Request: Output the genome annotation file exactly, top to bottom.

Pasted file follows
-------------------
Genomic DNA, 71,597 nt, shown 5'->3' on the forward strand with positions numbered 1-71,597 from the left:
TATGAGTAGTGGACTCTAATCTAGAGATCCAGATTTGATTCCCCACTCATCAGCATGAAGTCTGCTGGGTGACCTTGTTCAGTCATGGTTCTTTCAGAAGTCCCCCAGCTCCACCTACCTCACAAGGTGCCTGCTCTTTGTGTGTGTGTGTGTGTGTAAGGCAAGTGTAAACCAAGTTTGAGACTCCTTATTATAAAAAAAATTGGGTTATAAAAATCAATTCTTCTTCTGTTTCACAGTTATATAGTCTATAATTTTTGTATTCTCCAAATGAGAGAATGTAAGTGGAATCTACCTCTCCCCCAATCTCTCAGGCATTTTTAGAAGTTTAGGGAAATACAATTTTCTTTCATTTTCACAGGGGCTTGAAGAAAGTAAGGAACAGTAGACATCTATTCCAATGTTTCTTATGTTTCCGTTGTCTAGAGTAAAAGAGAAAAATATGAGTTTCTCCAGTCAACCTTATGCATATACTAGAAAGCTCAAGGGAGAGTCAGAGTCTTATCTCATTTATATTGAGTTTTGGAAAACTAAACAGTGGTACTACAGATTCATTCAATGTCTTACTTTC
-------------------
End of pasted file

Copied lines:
Genomic DNA, 71,597 nt, shown 5'->3' on the forward strand with positions numbered 1-71,597 from the left:
TATGAGTAGTGGACTCTAATCTAGAGATCCAGATTTGATTCCCCACTCATCAGCATGAAGTCTGCTGGGTGACCTTGTTCAGTCATGGTTCTTTCAGAAGTCCCCCAGCTCCACCTACCTCACAAGGTGCCTGCTCTTTGTGTGTGTGTGTGTGTGTAAGGCAAGTGTAAACCAAGTTTGAGACTCCTTATTATAAAAAAAATTGGGTTATAAAAATCAATTCTTCTTCTGTTTCACAGTTATATAGTCTATAATTTTTGTATTCTCCAAATGAGAGAATGTAAGTGGAATCTACCTCTCCCCCAATCTCTCAGGCATTTTTAGAAGTTTAGGGAAATACAATTTTCTTTCATTTTCACAGGGGCTTGAAGAAAGTAAGGAACAGTAGACATCTATTCCAATGTTTCTTATGTTTCCGTTGTCTAGAGTAAAAGAGAAAAATATGAGTTTCTCCAGTCAACCTTATGCATATACTAGAAAGCTCAAGGGAGAGTCAGAGTCTTATCTCATTTATATTGAGTTTTGGAAAACTAAACAGTGGTACTACAGATTCATTCAATGTCTTACTTTC